The soft signal

The soft signal is something that has somehow made its way into International Cricket and I for one, am not a fan.

The most recent incident where the soft signal reared its ugly head was on the third day’s play of the 1st Specsavers Test between England and India.

Ishant Sharma bowled to Dawid Malan, who nicked it to first slip, Shikhar Dhawan, who took what looked like a low catch.

He wasn’t sure, the batsman wasn’t sure, the umpires weren’t sure. Dhawan asked the umpires to check, so say gave a soft signal of not out and went upstairs.

The third umpire, correctly adjudicated that the decision was not out, as the ball had touched the grass, but my issue is with the soft signal.

The on field umpires obviously had no idea what the decision was, that’s why they went upstairs. So how can they possibly give a decision, albeit a soft one, if they don’t know?

The whole point of the TV replay is to make sure the right decisions are made because the on-field umpires aren’t sure.

What I find incredibly odd is when they give a soft signal when there’s a catch on the boundary. How can the umpire honestly see what happened when he’s nowhere close to the fielder? Yet, despite not actually seeing what happened, he’s comfortable giving a soft signal either way, which then influences the third umpire.

This is wrong.

As Kumar Sangakkara quite rightly said on air for Sky Sports during the England v India Test match, the umpires have no clear line of sight of the ball in some cases, so how can they give a soft signal?

Also, because the soft signal is given, the third umpire has to then have conclusive evidence to overturn the decision. This causes some issues and has done so in the past.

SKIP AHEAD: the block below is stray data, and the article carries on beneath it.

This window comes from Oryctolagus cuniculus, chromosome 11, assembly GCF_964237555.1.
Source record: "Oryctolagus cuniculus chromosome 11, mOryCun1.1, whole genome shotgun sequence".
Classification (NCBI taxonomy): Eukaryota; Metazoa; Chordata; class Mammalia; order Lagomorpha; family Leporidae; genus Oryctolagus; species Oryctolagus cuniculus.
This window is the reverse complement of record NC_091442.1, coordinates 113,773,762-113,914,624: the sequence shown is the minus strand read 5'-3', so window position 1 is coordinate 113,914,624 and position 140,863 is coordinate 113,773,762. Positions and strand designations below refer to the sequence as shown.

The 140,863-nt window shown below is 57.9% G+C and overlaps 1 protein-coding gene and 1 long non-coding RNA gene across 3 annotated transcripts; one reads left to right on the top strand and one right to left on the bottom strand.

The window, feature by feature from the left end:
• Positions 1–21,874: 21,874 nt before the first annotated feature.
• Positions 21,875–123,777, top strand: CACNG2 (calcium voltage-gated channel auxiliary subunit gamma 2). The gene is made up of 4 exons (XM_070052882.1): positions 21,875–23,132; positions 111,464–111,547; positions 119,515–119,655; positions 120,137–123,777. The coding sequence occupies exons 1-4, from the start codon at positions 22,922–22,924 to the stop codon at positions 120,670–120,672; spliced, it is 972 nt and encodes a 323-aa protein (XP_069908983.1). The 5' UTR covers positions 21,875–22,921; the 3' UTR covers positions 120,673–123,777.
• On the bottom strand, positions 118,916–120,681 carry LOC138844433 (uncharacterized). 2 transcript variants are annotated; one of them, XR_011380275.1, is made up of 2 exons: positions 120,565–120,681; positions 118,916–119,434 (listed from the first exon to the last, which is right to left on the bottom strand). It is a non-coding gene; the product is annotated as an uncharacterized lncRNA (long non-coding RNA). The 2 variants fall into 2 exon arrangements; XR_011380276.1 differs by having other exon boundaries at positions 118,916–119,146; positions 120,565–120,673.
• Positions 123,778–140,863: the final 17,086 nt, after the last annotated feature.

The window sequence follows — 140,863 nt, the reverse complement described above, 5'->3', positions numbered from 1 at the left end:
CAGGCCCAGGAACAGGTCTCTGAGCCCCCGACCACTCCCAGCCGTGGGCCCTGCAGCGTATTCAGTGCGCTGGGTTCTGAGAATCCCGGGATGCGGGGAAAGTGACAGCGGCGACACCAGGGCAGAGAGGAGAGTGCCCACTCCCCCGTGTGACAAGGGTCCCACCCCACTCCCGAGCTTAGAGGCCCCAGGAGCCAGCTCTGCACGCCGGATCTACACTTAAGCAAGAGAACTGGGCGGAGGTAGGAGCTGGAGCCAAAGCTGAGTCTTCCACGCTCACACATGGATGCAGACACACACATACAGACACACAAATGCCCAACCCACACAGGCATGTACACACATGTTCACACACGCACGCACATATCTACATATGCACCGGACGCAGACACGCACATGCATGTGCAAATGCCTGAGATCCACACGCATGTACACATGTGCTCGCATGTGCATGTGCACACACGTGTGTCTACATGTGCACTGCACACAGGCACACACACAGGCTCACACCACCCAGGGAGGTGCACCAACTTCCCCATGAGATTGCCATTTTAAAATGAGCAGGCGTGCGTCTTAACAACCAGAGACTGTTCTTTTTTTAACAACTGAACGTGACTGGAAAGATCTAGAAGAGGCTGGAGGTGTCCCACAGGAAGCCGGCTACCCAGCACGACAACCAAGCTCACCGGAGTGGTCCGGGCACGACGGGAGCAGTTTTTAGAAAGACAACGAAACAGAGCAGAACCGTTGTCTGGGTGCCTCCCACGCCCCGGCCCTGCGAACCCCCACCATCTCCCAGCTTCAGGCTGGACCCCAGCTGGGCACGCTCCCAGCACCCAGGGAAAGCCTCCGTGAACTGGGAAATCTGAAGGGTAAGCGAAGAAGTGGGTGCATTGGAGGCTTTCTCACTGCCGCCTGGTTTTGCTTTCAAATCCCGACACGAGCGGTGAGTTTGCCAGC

In an ODI between Australia and England in January 2018, Steve Smith was given out caught behind, and Jos Buttler took a low catch. The on-field umpires, Chris Gaffaney and Simon Fry, were not sure and referred the decision upstairs, but not before giving the soft signal of out.

TV replays did not give enough evidence for third umpire, Kumar Dharmasena to overturn the soft signal, so he had no choice but to go with the on-field decision of out, even though there was more than enough benefit of doubt to go with the batsman.

Soft signals were first introduced as a way to get umpires to retain the primary responsibility of decision-making, as some camera angles provided doubt and not clarity.

Simon Taufel, former ICC umpire was quoted as saying in the Times of India in 2016:

“Decision making is an important skill and one that should be applied at the highest level of the game. So, the soft signal maintains the premise that the decision-making happens on field and not just left to technology to provide an outcome.”

Every decision is not sent upstairs, the on-field umpires still make the majority of decisions, but the third umpire is in the best possible position to make a decision when there’s doubt.

Even with the use of television replays, sometimes they still can’t make a concrete decision. So how is it that the on-field umpire can make a soft signal if they haven’t seen what actually happened?

I have never liked the soft signal, I think it’s a nonsense rule and it needs to be done away with.



Posted in The Popping Crease.